Types Of Lilacs
Lilacs have captivated the imagination of gardeners for years, providing sufficient enchantment to define both a color and a fragrance. All lilacs belong to the genus Syringa, but they are not all the same. Some 20 species and hundreds of cultivars compete for space in your garden. Here is an overview of the many different types of lilac plants that could light up your backyard.
Species Lilac Plants
Species lilac plants are those found in nature. The popular common lilac (Syringa vulgaris), with its valentine-shaped leaves and lavender spring flowers, grows in the wild in eastern Europe and thrives in U.S. Department of Agriculture plant hardiness zones 3 through 7. It was imported to western Europe before 1600 and traveled from there to North America. All species have one quality in common: a lovely fragrance. Otherwise, species plants can be quite different from the common lilac, and different from each other.
Perhaps the lilac with the most pronounced aroma is Syringa pubescens, a wild plant of China. Its flowers are white, not lilac, and the fragrance is both spicy and sweet. Another native of China, Syringa oblata, looks like the common lilac but blooms a fortnight earlier. Breeders have crossed this species with the common lilac to create the early-flowering hybrid group Syringa hyacinthiflora. Most of these hybrids produce abundant flowers that are fragrant and resist disease.
Cut-leaf lilac (Syringa protolaciniata) is a third Chinese species that gets its common name from its deeply dissected, fernlike leaves. It produces small, light purple flowers. The shrubs can grow to 8 feet high and 10 feet across.
- Perhaps the lilac with the most pronounced aroma is Syringa pubescens, a wild plant of China.
- Cut-leaf lilac (Syringa protolaciniata) is a third Chinese species that gets its common name from its deeply dissected, fernlike leaves.
If you like common lilacs but want something that blooms a little later, try some of the late-blooming lilac cultivars available on the market. They flower some 10 days after the common lilacs and include the hybrid group Syringa X prestoniae. These late-flowering shrubs may require pruning and some getting used to. They do not look like typical lilacs, nor do they offer the same fragrances. Try 'Miss Canada' for red-pink flowers or 'Agnes Smith,' with white flowers.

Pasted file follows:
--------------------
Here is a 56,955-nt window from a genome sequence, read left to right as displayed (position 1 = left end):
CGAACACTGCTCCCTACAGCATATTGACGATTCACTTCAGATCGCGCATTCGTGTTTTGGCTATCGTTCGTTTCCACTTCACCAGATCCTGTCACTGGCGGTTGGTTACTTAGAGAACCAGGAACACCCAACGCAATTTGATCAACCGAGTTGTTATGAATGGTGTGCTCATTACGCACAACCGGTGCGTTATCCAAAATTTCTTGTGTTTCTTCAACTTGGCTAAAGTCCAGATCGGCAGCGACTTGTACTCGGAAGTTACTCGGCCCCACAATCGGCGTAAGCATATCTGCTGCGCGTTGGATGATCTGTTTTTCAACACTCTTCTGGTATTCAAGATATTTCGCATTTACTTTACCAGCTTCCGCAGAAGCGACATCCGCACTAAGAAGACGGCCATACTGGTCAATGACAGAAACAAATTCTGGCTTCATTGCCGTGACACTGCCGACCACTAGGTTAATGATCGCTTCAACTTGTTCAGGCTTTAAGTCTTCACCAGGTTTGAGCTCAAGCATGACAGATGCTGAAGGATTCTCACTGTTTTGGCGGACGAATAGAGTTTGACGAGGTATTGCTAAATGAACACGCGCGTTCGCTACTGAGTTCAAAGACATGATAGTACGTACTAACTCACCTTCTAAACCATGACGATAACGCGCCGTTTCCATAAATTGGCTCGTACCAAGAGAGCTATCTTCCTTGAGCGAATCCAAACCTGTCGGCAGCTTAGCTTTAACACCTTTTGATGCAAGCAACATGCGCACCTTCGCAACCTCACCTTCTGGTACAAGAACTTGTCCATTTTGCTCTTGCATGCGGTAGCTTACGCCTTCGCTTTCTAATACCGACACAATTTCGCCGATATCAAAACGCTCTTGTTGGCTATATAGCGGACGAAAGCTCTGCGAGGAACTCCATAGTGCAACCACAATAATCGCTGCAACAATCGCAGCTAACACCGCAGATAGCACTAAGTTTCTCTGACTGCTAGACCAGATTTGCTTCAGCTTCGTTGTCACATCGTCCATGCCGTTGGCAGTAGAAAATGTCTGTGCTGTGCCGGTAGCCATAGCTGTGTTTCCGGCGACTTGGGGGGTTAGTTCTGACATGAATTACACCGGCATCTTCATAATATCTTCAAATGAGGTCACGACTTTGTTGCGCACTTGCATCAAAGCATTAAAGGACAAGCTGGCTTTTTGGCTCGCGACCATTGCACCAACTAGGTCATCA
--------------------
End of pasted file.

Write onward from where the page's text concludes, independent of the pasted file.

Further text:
Some lilac cultivars are too tall to be called shrubs and reach the size of an apple tree. They flower a week or two after the latest common lilacs and bear off-white blossoms. Lovely shade trees, these plants often have interesting and dramatic bark. The Japanese tree lilac (Syringa reticulata) has rounder leaves than those of the Chinese tree lilac (Syringa pekinensis), but the Chinese version has attractive peeling bark.
- If you like common lilacs but want something that blooms a little later, try some of the late-blooming lilac cultivars available on the market.
- Some lilac cultivars are too tall to be called shrubs and reach the size of an apple tree.
Cultivars With Different Colors
The term "lilac" pushes purple buttons in your mind, but various lilac cultivars have flowers in various colors and hues. You can find lilac, of course, but also white, blue, purple, magenta, violet and pink. You want yellow? Try Syringa vulgaris 'Primrose' for creamy yellow flowers. Or Syringa v. 'Sensation' with purple blossoms that have white piping around each petal. Another to try: the 'Krasavitsa Moskvy' cultivar. The shrub is tall and slender, and flowers open pink before maturing into white.
- The term "lilac" pushes purple buttons in your mind, but various lilac cultivars have flowers in various colors and hues.
Teo Spengler is a docent with the San Francisco Botanical Garden and a staff writer with Gardening Know How. She has written hundreds of gardening and plant articles for sites like eHow Gardening, Gardening Know How and Hunker. She holds a JD in law from U.C. Berkeley, an MA in English and an MFA in Creative Writing.